University exams and assessments face further disruption from the UK’s higher education pensions dispute, as external examiners are urged to resign their positions at affected institutions.
The University and College Union has appealed to academics who hold external examiner positions at the 65 institutions affected by ongoing strike action to resign and not to accept any new posts until the row is resolved.
Widespread resignations could cause significant difficulties for universities’ assessment processes because external examiners have a role in the setting of questions, moderation of results and quality control of marking procedures.
The move comes as university staff prepare to return to work on 19 March after 14 days of strike action that spanned four weeks.
Further strikes are planned to coincide with universities’ exam and assessment period, with the exact dates to be announced shortly.
The dispute focuses on Universities UK’s proposal to scrap the element of the Universities Superannuation Scheme that guarantees members a certain level of income in retirement. UUK says that the change is needed in order to close a deficit of £6.1 billion in the scheme, but UCU says that the average lecturer would be left £10,000 worse off annually in retirement.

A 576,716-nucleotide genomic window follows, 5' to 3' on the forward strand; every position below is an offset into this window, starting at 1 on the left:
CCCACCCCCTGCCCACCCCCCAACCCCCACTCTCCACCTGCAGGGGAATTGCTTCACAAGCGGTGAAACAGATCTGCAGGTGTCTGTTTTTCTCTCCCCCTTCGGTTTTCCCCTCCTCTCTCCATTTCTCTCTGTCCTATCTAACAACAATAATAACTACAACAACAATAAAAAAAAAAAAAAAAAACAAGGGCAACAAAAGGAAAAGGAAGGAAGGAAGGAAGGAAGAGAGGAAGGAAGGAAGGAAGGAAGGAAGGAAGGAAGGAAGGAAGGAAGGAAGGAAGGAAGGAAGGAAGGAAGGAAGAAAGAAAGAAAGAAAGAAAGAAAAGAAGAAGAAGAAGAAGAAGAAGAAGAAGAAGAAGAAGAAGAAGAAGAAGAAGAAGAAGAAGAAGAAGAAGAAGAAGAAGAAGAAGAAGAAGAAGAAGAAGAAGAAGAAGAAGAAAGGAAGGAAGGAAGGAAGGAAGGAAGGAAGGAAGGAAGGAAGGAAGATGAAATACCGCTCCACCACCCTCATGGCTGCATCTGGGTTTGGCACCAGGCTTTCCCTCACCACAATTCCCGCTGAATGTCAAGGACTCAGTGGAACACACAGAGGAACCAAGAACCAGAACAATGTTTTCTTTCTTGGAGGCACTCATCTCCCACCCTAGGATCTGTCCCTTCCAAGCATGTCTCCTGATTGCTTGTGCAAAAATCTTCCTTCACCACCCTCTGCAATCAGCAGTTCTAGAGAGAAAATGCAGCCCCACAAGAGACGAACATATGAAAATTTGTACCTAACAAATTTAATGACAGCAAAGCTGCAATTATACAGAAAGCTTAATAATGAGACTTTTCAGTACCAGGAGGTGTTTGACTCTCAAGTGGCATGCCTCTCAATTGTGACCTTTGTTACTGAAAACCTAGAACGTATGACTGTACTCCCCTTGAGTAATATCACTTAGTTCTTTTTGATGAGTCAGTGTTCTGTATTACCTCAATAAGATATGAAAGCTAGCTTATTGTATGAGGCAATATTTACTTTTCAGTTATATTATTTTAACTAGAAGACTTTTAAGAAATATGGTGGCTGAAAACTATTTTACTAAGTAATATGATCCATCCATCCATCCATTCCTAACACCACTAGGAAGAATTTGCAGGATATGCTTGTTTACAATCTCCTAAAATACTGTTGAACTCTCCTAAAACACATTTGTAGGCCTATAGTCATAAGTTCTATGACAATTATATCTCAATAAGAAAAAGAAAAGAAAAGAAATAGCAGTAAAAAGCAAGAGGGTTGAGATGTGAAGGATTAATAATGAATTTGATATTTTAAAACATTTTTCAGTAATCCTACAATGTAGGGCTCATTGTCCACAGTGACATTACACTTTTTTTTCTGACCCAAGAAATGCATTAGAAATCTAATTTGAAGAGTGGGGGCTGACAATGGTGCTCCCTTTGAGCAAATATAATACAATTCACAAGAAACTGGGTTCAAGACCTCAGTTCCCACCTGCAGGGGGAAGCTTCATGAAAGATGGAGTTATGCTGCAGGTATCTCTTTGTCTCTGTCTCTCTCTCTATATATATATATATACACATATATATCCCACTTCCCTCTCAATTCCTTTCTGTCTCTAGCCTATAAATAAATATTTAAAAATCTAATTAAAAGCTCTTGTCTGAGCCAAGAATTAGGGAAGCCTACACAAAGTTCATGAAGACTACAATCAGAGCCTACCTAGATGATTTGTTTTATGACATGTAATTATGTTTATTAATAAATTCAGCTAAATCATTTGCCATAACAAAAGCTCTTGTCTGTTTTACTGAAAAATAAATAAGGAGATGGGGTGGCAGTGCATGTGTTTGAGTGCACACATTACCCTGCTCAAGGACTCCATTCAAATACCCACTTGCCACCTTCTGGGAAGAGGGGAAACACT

Meanwhile, a crowdfunding campaign led by academics that aims to seek specialist legal advice on the management of the USS and the estimation of the deficit achieved its target in a matter of hours.
The target of £30,000 was exceeded on 15 March and, by the morning of 16 March, the amount pledged had stretched to in excess of £42,000.
This comes after a deal struck between UUK and UCU negotiators, which would have protected defined benefits, albeit at a lower rate, was rejected by union members.
Individual vice-chancellors have continued to push for a settlement to the dispute, with Stephen Toope, head of the University of Cambridge, pushing for a more generous settlement and pledging not to deduct pay from staff taking action short of a strike.
Meanwhile, students have occupied offices at campuses throughout the country in support of the ongoing industrial action.
Sally Hunt, UCU’s general secretary, said that the resignation of external examiners would increase the pressure on UUK.
“External examiners ensure the rigorous quality standards in our universities, which must be upheld,” she said. “No student or university will want the quality of their degree called into question, so we advise universities’ representatives to get back round the table with us as soon as possible to get this dispute resolved.”
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